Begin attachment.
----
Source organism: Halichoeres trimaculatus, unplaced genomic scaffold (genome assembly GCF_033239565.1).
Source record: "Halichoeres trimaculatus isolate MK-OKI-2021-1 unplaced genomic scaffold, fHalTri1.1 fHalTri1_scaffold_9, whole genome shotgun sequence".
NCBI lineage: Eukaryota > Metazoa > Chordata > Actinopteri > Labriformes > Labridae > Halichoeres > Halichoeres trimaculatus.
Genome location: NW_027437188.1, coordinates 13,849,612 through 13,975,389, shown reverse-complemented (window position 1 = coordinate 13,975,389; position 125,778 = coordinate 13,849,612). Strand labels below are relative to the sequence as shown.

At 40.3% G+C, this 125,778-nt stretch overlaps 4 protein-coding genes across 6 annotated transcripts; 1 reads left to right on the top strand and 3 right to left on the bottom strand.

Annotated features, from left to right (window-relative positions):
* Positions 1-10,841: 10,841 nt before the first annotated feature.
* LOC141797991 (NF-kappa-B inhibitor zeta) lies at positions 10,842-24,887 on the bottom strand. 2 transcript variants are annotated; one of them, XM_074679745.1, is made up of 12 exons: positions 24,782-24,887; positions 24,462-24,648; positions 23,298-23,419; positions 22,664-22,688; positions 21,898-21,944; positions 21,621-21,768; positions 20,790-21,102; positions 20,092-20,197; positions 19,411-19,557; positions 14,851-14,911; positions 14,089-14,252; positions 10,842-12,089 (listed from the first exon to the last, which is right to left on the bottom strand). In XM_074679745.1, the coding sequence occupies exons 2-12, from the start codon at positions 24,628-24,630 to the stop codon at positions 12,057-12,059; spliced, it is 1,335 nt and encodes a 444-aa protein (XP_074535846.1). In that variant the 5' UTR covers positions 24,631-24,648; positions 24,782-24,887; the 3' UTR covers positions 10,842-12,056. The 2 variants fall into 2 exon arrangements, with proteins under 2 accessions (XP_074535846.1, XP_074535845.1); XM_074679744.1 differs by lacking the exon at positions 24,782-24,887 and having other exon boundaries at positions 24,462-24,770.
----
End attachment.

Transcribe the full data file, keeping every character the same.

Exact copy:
Source organism: Halichoeres trimaculatus, unplaced genomic scaffold (genome assembly GCF_033239565.1).
Source record: "Halichoeres trimaculatus isolate MK-OKI-2021-1 unplaced genomic scaffold, fHalTri1.1 fHalTri1_scaffold_9, whole genome shotgun sequence".
NCBI lineage: Eukaryota > Metazoa > Chordata > Actinopteri > Labriformes > Labridae > Halichoeres > Halichoeres trimaculatus.
Genome location: NW_027437188.1, coordinates 13,849,612 through 13,975,389, shown reverse-complemented (window position 1 = coordinate 13,975,389; position 125,778 = coordinate 13,849,612). Strand labels below are relative to the sequence as shown.

At 40.3% G+C, this 125,778-nt stretch overlaps 4 protein-coding genes across 6 annotated transcripts; 1 reads left to right on the top strand and 3 right to left on the bottom strand.

Annotated features, from left to right (window-relative positions):
* Positions 1-10,841: 10,841 nt before the first annotated feature.
* LOC141797991 (NF-kappa-B inhibitor zeta) lies at positions 10,842-24,887 on the bottom strand. 2 transcript variants are annotated; one of them, XM_074679745.1, is made up of 12 exons: positions 24,782-24,887; positions 24,462-24,648; positions 23,298-23,419; positions 22,664-22,688; positions 21,898-21,944; positions 21,621-21,768; positions 20,790-21,102; positions 20,092-20,197; positions 19,411-19,557; positions 14,851-14,911; positions 14,089-14,252; positions 10,842-12,089 (listed from the first exon to the last, which is right to left on the bottom strand). In XM_074679745.1, the coding sequence occupies exons 2-12, from the start codon at positions 24,628-24,630 to the stop codon at positions 12,057-12,059; spliced, it is 1,335 nt and encodes a 444-aa protein (XP_074535846.1). In that variant the 5' UTR covers positions 24,631-24,648; positions 24,782-24,887; the 3' UTR covers positions 10,842-12,056. The 2 variants fall into 2 exon arrangements, with proteins under 2 accessions (XP_074535846.1, XP_074535845.1); XM_074679744.1 differs by lacking the exon at positions 24,782-24,887 and having other exon boundaries at positions 24,462-24,770.